Instead, this year, I’m texting photos of my costume to your daughters. I’m planning the meal with all of your kids that live in New York. I’m planning all of this from my apartment that is around the corner from the home you lived in for 45 years. I’m sitting here and forcing myself to feel this connection, while simultaneously living that connection in the same town you grew up in, with the same people you share blood with. As much as I am aware that you are gone, I am also aware that you are everywhere—even in the holiday that you died on. You are immersed in the joy that is spread, in the community gatherings, in the charity that is given, in the time spent with family and friends. You are in all of it now, for eternity. This thought gives me comfort, as I look at this photo of us together, and I close my eyes and try to imagine you near me, I can still feel your soul pulsing through my veins and in all that I do.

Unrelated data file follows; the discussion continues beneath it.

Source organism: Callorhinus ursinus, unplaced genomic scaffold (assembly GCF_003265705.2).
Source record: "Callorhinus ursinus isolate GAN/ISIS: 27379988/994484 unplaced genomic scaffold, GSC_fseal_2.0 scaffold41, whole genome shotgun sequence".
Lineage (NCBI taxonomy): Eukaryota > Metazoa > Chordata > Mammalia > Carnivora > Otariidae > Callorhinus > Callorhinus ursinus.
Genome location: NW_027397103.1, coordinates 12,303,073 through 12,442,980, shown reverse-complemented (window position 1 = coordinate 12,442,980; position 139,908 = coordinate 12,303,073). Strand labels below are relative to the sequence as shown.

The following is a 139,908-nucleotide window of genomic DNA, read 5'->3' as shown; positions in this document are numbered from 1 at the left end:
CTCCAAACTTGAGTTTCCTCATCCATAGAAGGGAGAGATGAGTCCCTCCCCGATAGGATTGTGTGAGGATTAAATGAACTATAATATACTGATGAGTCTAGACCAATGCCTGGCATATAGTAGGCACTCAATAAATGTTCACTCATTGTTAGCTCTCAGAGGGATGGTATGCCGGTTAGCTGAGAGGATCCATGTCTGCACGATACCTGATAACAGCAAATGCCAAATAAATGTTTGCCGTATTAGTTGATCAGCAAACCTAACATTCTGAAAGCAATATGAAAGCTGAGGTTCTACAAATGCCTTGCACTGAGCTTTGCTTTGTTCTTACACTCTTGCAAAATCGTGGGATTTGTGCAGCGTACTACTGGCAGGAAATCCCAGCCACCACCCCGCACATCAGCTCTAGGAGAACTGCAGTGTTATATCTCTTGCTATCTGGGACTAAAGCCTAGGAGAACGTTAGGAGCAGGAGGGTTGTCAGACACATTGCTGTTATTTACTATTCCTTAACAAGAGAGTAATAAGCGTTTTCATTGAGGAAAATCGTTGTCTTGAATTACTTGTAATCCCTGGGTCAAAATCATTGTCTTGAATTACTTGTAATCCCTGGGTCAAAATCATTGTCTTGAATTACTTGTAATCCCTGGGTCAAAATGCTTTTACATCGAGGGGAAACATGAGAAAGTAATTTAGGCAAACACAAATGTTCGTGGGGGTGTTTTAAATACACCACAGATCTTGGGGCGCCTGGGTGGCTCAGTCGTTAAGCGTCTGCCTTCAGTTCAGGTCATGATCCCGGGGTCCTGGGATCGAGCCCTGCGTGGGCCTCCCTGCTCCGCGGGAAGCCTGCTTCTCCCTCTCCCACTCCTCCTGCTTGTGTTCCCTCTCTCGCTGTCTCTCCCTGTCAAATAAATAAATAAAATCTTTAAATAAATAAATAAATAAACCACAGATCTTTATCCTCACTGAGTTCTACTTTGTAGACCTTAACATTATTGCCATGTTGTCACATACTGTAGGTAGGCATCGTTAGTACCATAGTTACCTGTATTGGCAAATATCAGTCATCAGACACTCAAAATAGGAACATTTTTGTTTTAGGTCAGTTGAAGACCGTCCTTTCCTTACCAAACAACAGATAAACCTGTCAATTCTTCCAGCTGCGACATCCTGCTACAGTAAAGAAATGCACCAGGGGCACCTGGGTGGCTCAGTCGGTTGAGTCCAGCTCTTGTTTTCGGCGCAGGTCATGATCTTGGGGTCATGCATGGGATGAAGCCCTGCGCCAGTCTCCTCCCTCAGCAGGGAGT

Chag Samaech, Mommy. This will be our third Purim without you. Our third year commemorating your death. Our third year remembering what it was like to lose you that night, as the megillah was read in synagogues, and you took your last breath, remembering all of us together breaking as one unit. Our third year without our mom, and our second year without our dad, and what do we still have? What do we still have to hold onto when all feels lost? This is what we must continue to seek every day—to hold onto all that is lost, but to remember what we still have: each other. The friends and family that are still here. The beautiful memories that we created along the way; the ones that can never leave us or be forgotten. And always, the holidays and moments that continue to exist, year after year, even if the ones we loved aren’t here to celebrate with us anymore. We can still find ways to bring them with us into the holidays that we celebrate. Baking their favorite treats, using their decorations, singing the songs they taught us, or being with the people they loved. These are all ways we continue to not just survive through the holidays, but to live.